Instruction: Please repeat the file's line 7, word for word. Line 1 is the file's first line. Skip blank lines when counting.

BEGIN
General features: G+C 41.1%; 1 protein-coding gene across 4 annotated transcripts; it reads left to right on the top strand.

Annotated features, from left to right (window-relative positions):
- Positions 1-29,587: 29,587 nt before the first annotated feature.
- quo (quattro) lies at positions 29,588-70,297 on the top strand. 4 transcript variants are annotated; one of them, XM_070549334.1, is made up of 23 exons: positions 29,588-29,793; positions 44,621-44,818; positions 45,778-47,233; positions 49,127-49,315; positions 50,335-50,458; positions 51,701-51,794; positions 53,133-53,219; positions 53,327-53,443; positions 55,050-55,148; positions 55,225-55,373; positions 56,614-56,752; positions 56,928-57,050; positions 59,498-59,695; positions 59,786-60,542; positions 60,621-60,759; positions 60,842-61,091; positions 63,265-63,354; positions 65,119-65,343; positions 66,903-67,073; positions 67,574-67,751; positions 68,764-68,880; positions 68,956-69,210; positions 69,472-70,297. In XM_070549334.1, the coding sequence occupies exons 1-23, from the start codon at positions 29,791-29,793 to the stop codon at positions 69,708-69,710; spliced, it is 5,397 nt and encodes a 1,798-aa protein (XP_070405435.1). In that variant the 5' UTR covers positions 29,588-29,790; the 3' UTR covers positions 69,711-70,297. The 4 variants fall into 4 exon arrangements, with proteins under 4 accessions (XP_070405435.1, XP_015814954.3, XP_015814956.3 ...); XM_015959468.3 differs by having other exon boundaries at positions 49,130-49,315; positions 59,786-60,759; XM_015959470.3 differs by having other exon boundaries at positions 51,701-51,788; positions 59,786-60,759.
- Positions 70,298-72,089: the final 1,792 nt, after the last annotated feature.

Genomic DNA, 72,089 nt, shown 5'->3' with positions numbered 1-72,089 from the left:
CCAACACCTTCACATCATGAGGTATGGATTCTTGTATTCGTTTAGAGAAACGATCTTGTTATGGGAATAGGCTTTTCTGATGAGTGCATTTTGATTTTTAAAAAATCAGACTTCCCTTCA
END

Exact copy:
CCAACACCTTCACATCATGAGGTATGGATTCTTGTATTCGTTTAGAGAAACGATCTTGTTATGGGAATAGGCTTTTCTGATGAGTGCATTTTGATTTTTAAAAAATCAGACTTCCCTTCA